WASHINGTON – Schoolwork takes a holiday on the days leading up to Thanksgiving — and most state school systems don’t fight it.
At a time when students may be concentrating on turkey feasts and shopping, it can be difficult to get them to concentrate on reading and writing, or even get them in class at all if parents want to leave early for Thanksgiving trips.
So only a handful of districts insist that students be in class through Wednesday afternoon. A majority of districts cancel classes Wednesday and three nix Monday and Tuesday, too.
“We’re trying to eliminate the throwaway days,” said Anne Arundel County school board member Tricia Johnson. “We really want the instruction time to be instruction time. We want to maximize as much as we can — like those last days before holidays.”
Anne Arundel is one of the jurisdictions that canceled classes all week. It scheduled parent-teacher conferences and teacher workshops for the Monday and Tuesday, and gave everyone the day off on Wednesday. It helps that this week coincides with the end of the marking period.
“We would have a lot of people (skip), especially if we end school on a Monday or Tuesday,” Johnson said. “They think there’s not much going on.”
Other districts said they also take advantage of the slack time to hold teacher-training days, which minimizes absences and last-minute travel headaches.
But some districts will be going straight through to Thursday, as they try to squeeze in enough instructional hours between holidays and standardized testing. Montgomery, Frederick and Washington counties and Baltimore City will stay open.
“We use the time the best that we can,” said Rosemarie Pellegrino, principal at Pleasant Valley Elementary School in Washington County. “We only have those 180 days.”
Some students will leave early for family Thanksgiving plans. But while absentee rates do not skyrocket around the holidays, educators said, it is a given that attendance falls.
Joseph Millward, coordinator of student services for Cecil County schools, said the typical daily attendance rate — about 94 percent — drops to about 90 percent on the days before and after Thanksgiving break. Cecil County gives students Wednesday off.
Millward said parents do not need to worry about creating phony excuses to pull their children out of school. The county allows five days a year for “parent vacation days,” excused absences for traveling students. The students can make up work without penalties.
“We build in those days to allow families some wiggle room, to allow them to do what they want to do,” he said. “But if they’re taking a three-week vacation, two of those weeks are going to be lies.”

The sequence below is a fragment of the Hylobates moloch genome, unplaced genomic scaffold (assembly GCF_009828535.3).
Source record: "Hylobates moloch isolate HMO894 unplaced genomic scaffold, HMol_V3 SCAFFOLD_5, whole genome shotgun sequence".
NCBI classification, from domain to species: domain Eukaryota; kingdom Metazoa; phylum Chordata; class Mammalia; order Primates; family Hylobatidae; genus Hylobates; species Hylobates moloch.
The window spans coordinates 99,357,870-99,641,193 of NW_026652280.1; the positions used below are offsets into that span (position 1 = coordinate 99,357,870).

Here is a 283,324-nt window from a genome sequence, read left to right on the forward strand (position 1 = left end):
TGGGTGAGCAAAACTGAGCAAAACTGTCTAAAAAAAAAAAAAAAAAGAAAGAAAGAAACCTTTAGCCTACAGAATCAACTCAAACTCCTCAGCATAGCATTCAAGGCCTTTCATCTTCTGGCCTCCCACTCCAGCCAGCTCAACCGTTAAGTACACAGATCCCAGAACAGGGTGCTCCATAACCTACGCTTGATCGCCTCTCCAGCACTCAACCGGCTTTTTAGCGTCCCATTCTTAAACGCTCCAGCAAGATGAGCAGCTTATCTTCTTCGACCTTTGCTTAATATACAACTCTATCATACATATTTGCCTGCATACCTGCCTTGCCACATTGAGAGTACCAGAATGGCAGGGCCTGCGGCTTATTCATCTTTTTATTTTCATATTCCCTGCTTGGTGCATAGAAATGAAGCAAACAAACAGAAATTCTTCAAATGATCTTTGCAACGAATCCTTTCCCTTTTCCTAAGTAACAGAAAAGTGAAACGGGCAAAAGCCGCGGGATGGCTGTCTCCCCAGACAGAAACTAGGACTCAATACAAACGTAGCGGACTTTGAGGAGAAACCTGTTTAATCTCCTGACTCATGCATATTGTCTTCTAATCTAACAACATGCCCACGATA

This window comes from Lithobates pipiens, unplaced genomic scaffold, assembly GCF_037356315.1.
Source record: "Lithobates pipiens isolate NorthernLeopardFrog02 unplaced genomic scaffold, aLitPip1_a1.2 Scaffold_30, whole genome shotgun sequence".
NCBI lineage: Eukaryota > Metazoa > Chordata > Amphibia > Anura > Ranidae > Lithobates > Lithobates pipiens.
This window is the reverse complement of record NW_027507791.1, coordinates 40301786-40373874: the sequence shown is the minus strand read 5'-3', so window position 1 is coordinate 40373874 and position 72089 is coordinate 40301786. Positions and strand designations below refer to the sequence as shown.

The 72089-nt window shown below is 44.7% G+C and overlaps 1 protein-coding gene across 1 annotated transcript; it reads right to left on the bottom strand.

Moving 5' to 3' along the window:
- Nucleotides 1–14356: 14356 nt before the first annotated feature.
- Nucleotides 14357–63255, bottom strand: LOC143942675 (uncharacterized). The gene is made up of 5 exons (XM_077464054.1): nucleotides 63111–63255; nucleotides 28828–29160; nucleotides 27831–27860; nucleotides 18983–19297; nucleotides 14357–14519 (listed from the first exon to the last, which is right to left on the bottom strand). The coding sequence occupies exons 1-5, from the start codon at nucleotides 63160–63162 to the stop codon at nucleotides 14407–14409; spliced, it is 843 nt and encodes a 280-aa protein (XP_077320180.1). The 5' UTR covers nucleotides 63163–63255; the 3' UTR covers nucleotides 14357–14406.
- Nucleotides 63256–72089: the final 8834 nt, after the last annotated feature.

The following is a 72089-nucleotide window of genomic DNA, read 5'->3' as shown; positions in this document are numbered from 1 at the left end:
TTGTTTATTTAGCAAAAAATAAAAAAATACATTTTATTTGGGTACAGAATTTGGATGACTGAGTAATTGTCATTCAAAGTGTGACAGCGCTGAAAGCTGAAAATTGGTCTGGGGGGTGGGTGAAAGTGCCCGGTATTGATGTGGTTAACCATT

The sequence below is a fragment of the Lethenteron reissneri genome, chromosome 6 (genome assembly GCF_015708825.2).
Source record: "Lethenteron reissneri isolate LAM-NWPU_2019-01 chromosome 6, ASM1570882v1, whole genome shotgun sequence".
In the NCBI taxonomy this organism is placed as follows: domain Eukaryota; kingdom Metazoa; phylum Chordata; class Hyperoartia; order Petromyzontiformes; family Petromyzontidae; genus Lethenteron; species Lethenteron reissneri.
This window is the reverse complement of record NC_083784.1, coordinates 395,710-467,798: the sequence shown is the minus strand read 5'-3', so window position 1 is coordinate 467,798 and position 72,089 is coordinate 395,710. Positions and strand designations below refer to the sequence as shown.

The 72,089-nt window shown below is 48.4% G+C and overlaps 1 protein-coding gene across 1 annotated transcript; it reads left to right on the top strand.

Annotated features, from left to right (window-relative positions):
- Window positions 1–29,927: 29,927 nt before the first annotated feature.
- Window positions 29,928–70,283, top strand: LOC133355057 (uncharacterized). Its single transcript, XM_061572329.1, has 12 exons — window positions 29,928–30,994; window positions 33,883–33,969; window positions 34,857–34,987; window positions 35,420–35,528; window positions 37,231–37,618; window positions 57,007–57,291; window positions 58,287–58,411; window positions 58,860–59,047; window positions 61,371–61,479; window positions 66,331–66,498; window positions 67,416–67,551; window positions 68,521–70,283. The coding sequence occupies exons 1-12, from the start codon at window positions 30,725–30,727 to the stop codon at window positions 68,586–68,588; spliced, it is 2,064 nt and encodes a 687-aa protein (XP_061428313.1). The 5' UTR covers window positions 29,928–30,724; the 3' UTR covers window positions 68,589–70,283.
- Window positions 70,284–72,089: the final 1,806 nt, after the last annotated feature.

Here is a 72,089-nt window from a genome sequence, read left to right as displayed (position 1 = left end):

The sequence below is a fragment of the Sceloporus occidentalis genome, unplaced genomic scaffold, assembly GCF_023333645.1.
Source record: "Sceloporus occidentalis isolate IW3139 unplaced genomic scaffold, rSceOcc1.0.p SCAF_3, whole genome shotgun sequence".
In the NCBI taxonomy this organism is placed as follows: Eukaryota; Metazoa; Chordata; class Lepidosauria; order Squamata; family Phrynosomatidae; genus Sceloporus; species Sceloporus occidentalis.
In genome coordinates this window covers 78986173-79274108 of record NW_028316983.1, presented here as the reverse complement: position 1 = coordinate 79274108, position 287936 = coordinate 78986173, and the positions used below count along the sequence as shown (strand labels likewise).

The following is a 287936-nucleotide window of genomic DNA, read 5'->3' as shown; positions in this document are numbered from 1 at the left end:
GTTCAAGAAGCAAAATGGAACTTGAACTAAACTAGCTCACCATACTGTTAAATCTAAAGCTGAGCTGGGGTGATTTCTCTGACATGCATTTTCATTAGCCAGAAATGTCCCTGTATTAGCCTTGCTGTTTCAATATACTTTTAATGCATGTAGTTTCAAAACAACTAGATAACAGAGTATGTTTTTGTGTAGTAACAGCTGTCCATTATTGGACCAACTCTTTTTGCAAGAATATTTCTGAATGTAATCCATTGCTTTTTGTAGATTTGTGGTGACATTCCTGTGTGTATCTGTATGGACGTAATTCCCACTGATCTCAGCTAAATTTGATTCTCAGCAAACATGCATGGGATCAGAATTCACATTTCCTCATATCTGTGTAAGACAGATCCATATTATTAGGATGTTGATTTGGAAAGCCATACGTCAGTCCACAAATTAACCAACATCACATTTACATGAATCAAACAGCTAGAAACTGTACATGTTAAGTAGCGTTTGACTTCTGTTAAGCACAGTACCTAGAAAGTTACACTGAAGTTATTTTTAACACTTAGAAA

Like Anne Arundel, Prince George’s County gives its students the whole week off and focuses on staff development Monday and Tuesday.
“Attendance was sometimes low on Wednesday,” said Susan Hubbard, chairwoman of the calendar committee for Prince George’s County schools. “We basically did the Wednesday out of consideration. . . . It’s chaotic to say the least, especially if you’re driving eight or nine hours.”
The travel argument does not appear to carry much weight with school planners in the counties where kids will be in school until 3 p.m. Wednesday.
“We’ve always been open,” said Marita Stup Loose, spokeswoman for Frederick County schools. “We do a see a bit of a spike in absenteeism on Wednesday. Oftentimes it’s students leaving a little early rather than taking the entire day off.”
Pellegrino said her school tries to remind parents to arrange their schedules around the school calendar.
“What teachers do is basically try to stick to routine,” she said. “When you get things out of routine it makes it difficult for students to learn.”
Teachers try to keep students interested by tying Thanksgiving into meaningful curriculum, Pellegrino said — not by having parties or days filled with easy schoolwork.
Johnson agreed that that is what needs to be done, especially as schools try to meet growing accountability standards.
“When I was a kid, there seemed like there were a lot of those days” during which students and teachers did not get much accomplished, Johnson said. “And Thanksgiving was a big one.”